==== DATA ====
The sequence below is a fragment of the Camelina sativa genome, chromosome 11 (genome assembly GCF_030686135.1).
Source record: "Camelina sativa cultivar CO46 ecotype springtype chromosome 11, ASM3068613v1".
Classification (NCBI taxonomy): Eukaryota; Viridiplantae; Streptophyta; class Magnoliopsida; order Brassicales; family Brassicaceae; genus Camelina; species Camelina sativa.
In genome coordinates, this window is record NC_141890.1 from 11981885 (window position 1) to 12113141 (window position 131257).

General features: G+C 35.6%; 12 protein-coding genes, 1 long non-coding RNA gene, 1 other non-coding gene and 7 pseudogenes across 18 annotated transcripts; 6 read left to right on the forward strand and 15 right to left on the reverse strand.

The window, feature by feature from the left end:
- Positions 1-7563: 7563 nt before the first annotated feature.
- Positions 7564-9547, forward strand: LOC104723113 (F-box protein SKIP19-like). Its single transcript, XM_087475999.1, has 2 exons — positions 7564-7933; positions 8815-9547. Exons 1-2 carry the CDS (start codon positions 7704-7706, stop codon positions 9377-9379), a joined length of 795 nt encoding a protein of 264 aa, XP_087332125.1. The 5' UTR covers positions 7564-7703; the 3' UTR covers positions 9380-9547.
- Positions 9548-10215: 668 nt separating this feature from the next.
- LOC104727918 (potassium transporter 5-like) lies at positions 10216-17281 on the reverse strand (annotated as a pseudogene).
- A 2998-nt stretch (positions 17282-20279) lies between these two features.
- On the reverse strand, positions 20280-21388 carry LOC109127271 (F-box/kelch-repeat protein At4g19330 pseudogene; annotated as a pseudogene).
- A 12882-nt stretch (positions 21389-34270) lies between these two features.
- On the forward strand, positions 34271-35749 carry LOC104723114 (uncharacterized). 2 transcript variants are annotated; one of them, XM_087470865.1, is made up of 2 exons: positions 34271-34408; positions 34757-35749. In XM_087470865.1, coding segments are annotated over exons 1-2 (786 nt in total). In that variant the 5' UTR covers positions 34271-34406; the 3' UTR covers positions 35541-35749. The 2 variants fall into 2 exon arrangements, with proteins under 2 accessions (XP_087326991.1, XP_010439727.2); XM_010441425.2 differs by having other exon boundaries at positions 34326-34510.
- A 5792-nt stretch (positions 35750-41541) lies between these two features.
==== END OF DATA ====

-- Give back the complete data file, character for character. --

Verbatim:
The sequence below is a fragment of the Camelina sativa genome, chromosome 11 (genome assembly GCF_030686135.1).
Source record: "Camelina sativa cultivar CO46 ecotype springtype chromosome 11, ASM3068613v1".
Classification (NCBI taxonomy): Eukaryota; Viridiplantae; Streptophyta; class Magnoliopsida; order Brassicales; family Brassicaceae; genus Camelina; species Camelina sativa.
In genome coordinates, this window is record NC_141890.1 from 11981885 (window position 1) to 12113141 (window position 131257).

General features: G+C 35.6%; 12 protein-coding genes, 1 long non-coding RNA gene, 1 other non-coding gene and 7 pseudogenes across 18 annotated transcripts; 6 read left to right on the forward strand and 15 right to left on the reverse strand.

The window, feature by feature from the left end:
- Positions 1-7563: 7563 nt before the first annotated feature.
- Positions 7564-9547, forward strand: LOC104723113 (F-box protein SKIP19-like). Its single transcript, XM_087475999.1, has 2 exons — positions 7564-7933; positions 8815-9547. Exons 1-2 carry the CDS (start codon positions 7704-7706, stop codon positions 9377-9379), a joined length of 795 nt encoding a protein of 264 aa, XP_087332125.1. The 5' UTR covers positions 7564-7703; the 3' UTR covers positions 9380-9547.
- Positions 9548-10215: 668 nt separating this feature from the next.
- LOC104727918 (potassium transporter 5-like) lies at positions 10216-17281 on the reverse strand (annotated as a pseudogene).
- A 2998-nt stretch (positions 17282-20279) lies between these two features.
- On the reverse strand, positions 20280-21388 carry LOC109127271 (F-box/kelch-repeat protein At4g19330 pseudogene; annotated as a pseudogene).
- A 12882-nt stretch (positions 21389-34270) lies between these two features.
- On the forward strand, positions 34271-35749 carry LOC104723114 (uncharacterized). 2 transcript variants are annotated; one of them, XM_087470865.1, is made up of 2 exons: positions 34271-34408; positions 34757-35749. In XM_087470865.1, coding segments are annotated over exons 1-2 (786 nt in total). In that variant the 5' UTR covers positions 34271-34406; the 3' UTR covers positions 35541-35749. The 2 variants fall into 2 exon arrangements, with proteins under 2 accessions (XP_087326991.1, XP_010439727.2); XM_010441425.2 differs by having other exon boundaries at positions 34326-34510.
- A 5792-nt stretch (positions 35750-41541) lies between these two features.